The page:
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An Historic Overview

In the total Canadian landscape the tiny Niagara Peninsula seems to be quite insignificant . Averaging only 40 kilometres in width between Lake Ontario and Lake Erie, and stretching just 65 kilometres from Hamilton to the Niagara river, its size belies Niagara's importance in the provincial and the national agricultural picture, especially its ability to grow tender fruit and grapes.

With only 6% of Canada able to grow food on classes 1 to 3 land , and of this only a few million acres (0.5%) being class 1 land i.e. without any significant limitations for growing food, Niagara's special land base of 15,000 acres of tender fruit land and between 15,000 and 20,000 acres of grape land is a minuscule and very precious resource, regionally, provincially and nationally.

Even within Niagara, where most of the farmlands are classes 1-3, the predominantly class 1 fruit lands comprise only 15% of a total farmland base of 232,817 acres. Yet in 1996 they were responsible for 86% of the grapes and 82% of tender fruit produced in Ontario. To-day, 80% of Canada's grapes are grown in Niagara and tender fruit generated $40 million of the approximately $511 million in gross farm sales in 2001 and nearly $200 million of the nearly $11.8 billion in region-wide economic impacts.

In reviewing these impressive farm outputs, from such a scarce resource, it becomes apparent that Niagara fruit lands are very special and must be protected for future generations. This has been PALS task for almost thirty years, as a plethora of urban uses and abuses have threatened to diminish and even wipe out the fruit lands.

As stated in the early 1950's, by then Premier Leslie Frost " The fruit land of Niagara is doomed to vanish under industrial encroachment. We can't stop progress." Indeed by 1976 when PALS was formed, over a third of the fruit land was within municipal boundaries and a further third threatened by urban shadow. This rampant urban sprawl was halted in 1981, when at the end of a three year set of hearings, where PALS defended the land against a myriad of developers, municipalities and lawyers, the Ontario Municipal Board, determined restrictive urban boundaries for Niagara and declared that they should be "permanent" where they abutted tender fruit and grape lands.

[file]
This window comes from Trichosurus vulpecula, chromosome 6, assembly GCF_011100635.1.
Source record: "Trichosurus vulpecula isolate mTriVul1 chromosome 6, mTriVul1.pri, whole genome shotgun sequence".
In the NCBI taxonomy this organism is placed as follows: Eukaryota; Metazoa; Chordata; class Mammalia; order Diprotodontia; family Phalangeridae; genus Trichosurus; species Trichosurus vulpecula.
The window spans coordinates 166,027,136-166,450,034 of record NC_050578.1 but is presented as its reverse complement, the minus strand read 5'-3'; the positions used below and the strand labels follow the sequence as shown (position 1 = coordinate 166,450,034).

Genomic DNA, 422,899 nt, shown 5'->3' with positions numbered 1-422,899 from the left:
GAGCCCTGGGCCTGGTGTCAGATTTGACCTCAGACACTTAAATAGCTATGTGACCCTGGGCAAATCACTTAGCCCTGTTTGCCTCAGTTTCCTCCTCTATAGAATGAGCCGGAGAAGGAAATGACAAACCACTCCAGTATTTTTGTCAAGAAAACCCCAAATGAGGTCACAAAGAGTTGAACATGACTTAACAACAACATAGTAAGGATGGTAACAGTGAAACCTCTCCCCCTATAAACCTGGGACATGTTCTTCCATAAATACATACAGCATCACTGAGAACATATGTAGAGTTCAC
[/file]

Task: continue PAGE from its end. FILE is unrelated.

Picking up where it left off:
With one significant exception, the over 500 acre expansion of the urban boundaries of the fruit growing area and Pelham on the Fonthill Kame in 2001, these boundaries have held, although the continued rapid rate of dividing the land through severances and other urban uses has threatened to bring a "death by a thousand cuts" to the unique fruit lands of Niagara.

Two recent governments have recognized the fragility of the land base, and made important plans to protect it for future generations of the public and farmers. First, in 1994, at the urging of PALS, the NDP Government of Ontario announced the Tender Fruit Land Program, which would have paid farmers to place restrictive covenants on their land, to protect it "in perpetuity." Linked with this visionary move they enacted strong Provincial Policy prohibiting development on all "specialty " crop lands such as these. The Tender Fruit Land program was cancelled by the incoming new government in 1995, just as the first restrictive covenants were to be place on the land.

Over the next ten years the 'bit -by - bit' urbanization of the unique fruit lands continued unabated, and cities within Niagara , such as its largest, St. Catharines, seemed anxious to ease their growth pangs through expansions onto fruit land.. In 2004, these extreme urban pressures were recognized by the Liberal Government, which acted to freeze development in Niagara , as part of its Greenbelt Plan. As of March 2005, the Government's Greenbelt Act ( Bill 127) the Provincial Policy Statement (PPS) and Growth Management Act (Bill 135). are indicators of its strong intent to protect Niagara fruit lands.

Nevertheless, PALS knows from past experience that legislation and policies can be "rolled back" . and that there is the ultimate need for the use of "restrictive covenants " on these , the best lands in Canada, if they are to be permanently protected for future generations, for once gone, they can never be replaced.